Applying SWR to Circuit Efficiency - RF Cafe Forums

 RF Cafe Forums closed its virtual doors in 2010 mainly due to other social media platforms dominating public commenting venues. RF Cafe Forums began sometime around August of 2003 and was quite well-attended for many years. By 2010, Facebook and Twitter were overwhelmingly dominating online personal interaction, and RF Cafe Forums activity dropped off precipitously. Regardless, there are still lots of great posts in the archive that ware worth looking at. Below are the old forum threads, including responses to the original posts. NOTICE: The original RF Cafe Forum is available again for reading, and the new RF Cafe Blog is an active board. -- Antennas -- Systems

lucycling

Post subject: Applying SWR to Circuit Efficiency

Unread postPosted: Mon Mar 14, 2005 2:27 pm

Offline

Lieutenant

Joined: Mon Mar 14, 2005 1:00 pm

Posts: 1

Location: Pittsburgh, PA

Understanding and applying SWR measurements.

I am matching two circuits to a 50Ohm load at 915MHz, using a vector network analyzer. My matching network is a shunt capacitor followed by series inductor, a standard L-matching network. Both circuits have the same topology but use a different diode. While matching the circuits, I also record SWR and use this for efficiency calculations.

After the circuits are matched, I connect each to an RF signal generator (50Ohm impedance) which is set to 915MHz, 10dBm and then measure the output voltage of my circuit. Voltage is taken across a load resistor.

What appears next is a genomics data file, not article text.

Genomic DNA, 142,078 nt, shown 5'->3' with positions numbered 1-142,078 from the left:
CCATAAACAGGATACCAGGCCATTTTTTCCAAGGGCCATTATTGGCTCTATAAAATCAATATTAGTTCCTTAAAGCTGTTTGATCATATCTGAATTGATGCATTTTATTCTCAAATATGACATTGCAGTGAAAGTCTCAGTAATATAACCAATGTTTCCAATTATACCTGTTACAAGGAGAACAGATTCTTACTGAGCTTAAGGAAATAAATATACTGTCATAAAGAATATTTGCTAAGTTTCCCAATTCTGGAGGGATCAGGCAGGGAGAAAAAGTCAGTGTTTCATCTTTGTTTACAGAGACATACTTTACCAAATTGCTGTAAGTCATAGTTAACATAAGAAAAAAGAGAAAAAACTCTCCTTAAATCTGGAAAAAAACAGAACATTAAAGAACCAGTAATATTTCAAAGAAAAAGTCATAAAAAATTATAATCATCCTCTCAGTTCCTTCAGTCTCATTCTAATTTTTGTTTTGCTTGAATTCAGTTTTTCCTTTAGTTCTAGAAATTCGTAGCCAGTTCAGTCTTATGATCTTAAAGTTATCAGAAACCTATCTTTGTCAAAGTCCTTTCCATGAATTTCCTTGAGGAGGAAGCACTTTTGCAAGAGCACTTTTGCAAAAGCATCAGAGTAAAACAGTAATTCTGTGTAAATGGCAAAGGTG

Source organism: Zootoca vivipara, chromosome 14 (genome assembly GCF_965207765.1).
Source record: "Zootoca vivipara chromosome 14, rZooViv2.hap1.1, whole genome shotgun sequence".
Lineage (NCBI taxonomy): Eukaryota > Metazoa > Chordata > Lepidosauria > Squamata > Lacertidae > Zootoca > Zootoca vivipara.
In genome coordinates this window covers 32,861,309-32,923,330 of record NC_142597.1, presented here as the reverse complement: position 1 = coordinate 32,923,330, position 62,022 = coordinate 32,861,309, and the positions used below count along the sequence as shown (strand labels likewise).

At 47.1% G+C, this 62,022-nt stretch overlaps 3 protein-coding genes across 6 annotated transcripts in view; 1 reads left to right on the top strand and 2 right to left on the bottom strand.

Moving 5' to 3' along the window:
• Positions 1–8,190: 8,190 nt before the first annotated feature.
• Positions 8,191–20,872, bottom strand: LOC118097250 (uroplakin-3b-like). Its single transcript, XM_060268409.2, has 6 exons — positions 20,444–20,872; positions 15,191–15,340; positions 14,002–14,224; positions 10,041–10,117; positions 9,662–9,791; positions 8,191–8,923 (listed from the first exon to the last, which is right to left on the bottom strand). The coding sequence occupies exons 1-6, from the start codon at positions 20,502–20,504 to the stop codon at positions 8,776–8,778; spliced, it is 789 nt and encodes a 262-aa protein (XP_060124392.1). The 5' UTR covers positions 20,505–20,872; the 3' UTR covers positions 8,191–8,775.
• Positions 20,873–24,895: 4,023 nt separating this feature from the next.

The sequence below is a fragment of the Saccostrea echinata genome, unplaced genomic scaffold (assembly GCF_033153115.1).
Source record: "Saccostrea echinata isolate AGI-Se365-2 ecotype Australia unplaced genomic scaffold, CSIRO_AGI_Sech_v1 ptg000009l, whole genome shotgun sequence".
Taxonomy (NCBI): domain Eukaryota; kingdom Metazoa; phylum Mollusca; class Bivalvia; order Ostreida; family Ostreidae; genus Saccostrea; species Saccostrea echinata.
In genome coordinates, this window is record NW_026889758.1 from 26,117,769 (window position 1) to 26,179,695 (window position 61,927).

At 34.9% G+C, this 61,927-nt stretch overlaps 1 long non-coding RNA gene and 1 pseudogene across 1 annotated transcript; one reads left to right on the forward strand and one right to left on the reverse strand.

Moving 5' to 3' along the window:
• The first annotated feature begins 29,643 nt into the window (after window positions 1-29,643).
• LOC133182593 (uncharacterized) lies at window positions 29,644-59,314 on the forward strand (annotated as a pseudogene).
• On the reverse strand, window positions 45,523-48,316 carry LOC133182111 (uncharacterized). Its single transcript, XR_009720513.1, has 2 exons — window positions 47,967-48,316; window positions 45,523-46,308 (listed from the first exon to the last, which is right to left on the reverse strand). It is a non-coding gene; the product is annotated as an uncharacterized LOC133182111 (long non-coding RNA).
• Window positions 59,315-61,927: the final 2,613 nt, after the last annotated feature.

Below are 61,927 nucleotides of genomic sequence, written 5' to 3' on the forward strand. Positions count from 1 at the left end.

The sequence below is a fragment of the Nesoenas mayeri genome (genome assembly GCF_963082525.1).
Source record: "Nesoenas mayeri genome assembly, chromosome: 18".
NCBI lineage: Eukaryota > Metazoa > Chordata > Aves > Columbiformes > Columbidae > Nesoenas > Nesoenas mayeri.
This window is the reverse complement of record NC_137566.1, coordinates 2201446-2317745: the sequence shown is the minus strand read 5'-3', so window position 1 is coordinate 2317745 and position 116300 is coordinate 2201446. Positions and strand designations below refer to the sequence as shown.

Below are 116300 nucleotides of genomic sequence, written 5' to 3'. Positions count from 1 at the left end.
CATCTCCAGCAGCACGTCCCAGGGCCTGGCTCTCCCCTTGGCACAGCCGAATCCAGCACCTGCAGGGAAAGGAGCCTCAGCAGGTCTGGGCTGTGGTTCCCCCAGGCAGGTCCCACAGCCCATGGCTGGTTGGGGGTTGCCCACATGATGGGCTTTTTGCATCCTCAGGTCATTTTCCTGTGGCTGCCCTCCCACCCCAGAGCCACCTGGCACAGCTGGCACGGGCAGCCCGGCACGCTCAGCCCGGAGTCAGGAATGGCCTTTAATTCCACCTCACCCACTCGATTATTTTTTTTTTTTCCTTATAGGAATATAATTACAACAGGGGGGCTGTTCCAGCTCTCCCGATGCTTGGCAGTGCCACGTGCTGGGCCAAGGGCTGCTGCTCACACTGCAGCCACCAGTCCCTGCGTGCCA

One of my goals is to calculate the circuit efficiency. I calculate efficiency as the output power of the circuit divided by input power to the circuit. Input power is set by the signal generator and output power is calculated by V^2 over R (my load). I am also interested in output voltage (and hence output power) alone. So I have two measures for how to rate my circuits, efficiency and output power.

What I have seen is that a circuit with lower output voltage but high SWR seems to be more efficient than a circuit with higher output voltage but low SWR. When looking at efficiency with SWR applied I am confused by the results. I apply SWR to Pin as a reduction of this value. SWR tells me that the input power to the circuit is the incident power (10dBm) minus the reflected power. I am confident that this part of my calculation is correct. Here is some data from my tests:

Circuit 1

SWR, Pin, Pout, Eff w/o SWR, Eff w/ SWR

3.00, 10dBm, 8.09dBm, 64.5%, 86.0%

Circuit 2

SWR, Pin, Pout, Eff w/o SWR, Eff w/ SWR

1.35, 10dBm, 8.78dBm, 75.5%, 77.2%

What does it mean that Circuit 1 can operate more efficiently (when applying the SWR) but have a lower output voltage than the second circuit? Does it make sense that I should be able to increase the efficiency of Circuit 2 while maintaining the low SWR? If I could do this, then the output power/voltage should increase.

The efficiency calculations that do not account for SWR make sense to me but the other calculations do not. Circuit 1 may have a higher efficiency but the power of my source still needs to be 10dBm for this to happen, it is not like I can reduce the power with a better match (lower SWR) and have the same efficiency.

Any thoughts?

Thank you,

Kevin

Top

Profile

j_almira

Post subject:

Unread postPosted: Mon Apr 04, 2005 1:44 am

are you measuring SWR at Pin =10dBm or based on small signal measurement?

Regards,

Jean

Top

Guest

Post subject: Efficiency

Unread postPosted: Fri Apr 08, 2005 12:47 pm

Hello!

What kind of circuit are you working with?

You mention a diode: is this a frequency multiplier, a parametric amplifier, or some other circuit?

Nonlinear circuits do not work the same as linear circuits.

Good Luck!

Posted  11/12/2012